One of the mysteries of the English language finally explained.
Failure to conform to good taste, propriety, or etiquette.
impropriety, unseemliness, unbecomingness, indignity, immodesty, indecency, indelicacy, indiscretion, immorality, shamelessnessView synonyms
- ‘They who compare old accounts with what is now to be seen, will agree that he who looks, at the present day, into the dull, dark and simmering waters, can have no conception of the jollity, frolic, riot, dissipation, and indecorum, which once reigned there.’
- ‘Although many of his close associates were censored for indecorum in their religious writings, Titian's paintings were never so criticized, but rather lauded and imitated.’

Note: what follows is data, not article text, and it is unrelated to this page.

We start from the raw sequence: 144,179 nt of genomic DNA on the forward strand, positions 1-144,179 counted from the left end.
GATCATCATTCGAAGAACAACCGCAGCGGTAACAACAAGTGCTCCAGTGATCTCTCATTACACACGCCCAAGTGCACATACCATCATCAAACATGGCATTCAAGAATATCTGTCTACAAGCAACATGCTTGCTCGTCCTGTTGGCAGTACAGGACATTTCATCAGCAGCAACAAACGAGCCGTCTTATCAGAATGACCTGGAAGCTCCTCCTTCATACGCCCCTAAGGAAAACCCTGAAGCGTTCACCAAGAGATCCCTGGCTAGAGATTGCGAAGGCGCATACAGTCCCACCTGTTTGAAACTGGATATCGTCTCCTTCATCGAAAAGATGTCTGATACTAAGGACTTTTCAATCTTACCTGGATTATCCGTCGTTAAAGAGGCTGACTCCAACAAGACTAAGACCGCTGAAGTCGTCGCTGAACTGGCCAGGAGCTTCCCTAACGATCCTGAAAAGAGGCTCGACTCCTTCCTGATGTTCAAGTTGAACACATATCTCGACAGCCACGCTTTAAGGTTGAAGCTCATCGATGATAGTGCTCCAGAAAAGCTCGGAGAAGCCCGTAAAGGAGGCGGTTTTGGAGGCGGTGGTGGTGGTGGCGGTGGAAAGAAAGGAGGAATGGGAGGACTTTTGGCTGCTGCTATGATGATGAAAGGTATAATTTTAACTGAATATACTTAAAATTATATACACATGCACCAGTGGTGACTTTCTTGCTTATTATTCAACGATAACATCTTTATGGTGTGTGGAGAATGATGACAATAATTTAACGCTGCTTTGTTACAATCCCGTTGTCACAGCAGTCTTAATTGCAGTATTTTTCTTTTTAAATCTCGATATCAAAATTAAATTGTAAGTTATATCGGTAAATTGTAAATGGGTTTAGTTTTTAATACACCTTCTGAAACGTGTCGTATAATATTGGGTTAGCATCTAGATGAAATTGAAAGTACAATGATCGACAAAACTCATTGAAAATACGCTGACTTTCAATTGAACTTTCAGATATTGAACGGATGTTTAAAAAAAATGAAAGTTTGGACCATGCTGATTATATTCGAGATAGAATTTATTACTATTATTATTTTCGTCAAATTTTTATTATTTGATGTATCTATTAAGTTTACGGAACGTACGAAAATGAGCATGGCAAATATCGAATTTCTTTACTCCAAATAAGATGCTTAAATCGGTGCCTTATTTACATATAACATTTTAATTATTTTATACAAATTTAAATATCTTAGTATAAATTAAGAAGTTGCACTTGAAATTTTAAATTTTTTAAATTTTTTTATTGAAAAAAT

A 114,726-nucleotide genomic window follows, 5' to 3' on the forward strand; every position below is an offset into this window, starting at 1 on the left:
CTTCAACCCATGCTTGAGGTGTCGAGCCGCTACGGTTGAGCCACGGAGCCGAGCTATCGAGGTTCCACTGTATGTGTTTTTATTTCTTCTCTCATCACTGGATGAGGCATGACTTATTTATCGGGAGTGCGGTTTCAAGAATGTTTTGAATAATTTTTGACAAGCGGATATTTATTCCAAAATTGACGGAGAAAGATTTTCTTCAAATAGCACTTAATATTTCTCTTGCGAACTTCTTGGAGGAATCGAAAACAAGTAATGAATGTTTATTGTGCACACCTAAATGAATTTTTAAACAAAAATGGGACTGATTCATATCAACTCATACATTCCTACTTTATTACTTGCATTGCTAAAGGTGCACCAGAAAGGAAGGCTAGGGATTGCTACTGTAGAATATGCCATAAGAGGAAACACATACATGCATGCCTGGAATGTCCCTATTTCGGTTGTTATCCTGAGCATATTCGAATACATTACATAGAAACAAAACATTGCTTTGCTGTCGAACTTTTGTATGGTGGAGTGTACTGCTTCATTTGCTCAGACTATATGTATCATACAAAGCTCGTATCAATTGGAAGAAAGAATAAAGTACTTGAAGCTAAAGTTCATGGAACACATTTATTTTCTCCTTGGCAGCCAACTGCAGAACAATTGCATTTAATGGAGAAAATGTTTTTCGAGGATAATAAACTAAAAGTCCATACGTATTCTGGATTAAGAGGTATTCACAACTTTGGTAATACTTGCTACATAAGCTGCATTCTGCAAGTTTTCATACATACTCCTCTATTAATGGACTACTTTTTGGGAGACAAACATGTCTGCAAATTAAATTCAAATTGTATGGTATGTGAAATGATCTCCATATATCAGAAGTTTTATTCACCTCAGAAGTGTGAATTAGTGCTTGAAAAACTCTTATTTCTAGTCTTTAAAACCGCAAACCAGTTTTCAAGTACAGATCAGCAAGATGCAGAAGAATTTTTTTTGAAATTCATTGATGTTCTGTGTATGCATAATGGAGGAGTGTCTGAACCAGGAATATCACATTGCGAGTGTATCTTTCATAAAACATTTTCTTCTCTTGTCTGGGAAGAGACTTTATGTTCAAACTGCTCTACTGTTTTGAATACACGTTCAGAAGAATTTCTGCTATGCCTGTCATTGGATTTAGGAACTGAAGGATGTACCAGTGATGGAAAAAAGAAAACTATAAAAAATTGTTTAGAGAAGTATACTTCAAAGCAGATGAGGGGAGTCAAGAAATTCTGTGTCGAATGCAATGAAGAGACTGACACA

- ‘An act of public indecorum is also a breach of the peace.’
- ‘Because Elizabeth has so recently been made aware by Darcy of the effects of her sister's indecorum, she argues strongly that the family should not allow another breach of decorum that could harm the girls' chances of finding a suitable husband.’
- ‘Being one who still remembers Detroit walking off after losing and being poor sportsmen, and recognizing that they were different players then, I've never forgotten that act of indecorum.’
Late 16th century (denoting an indecorous act): from Latin, neuter of indecorus (see indecorous).
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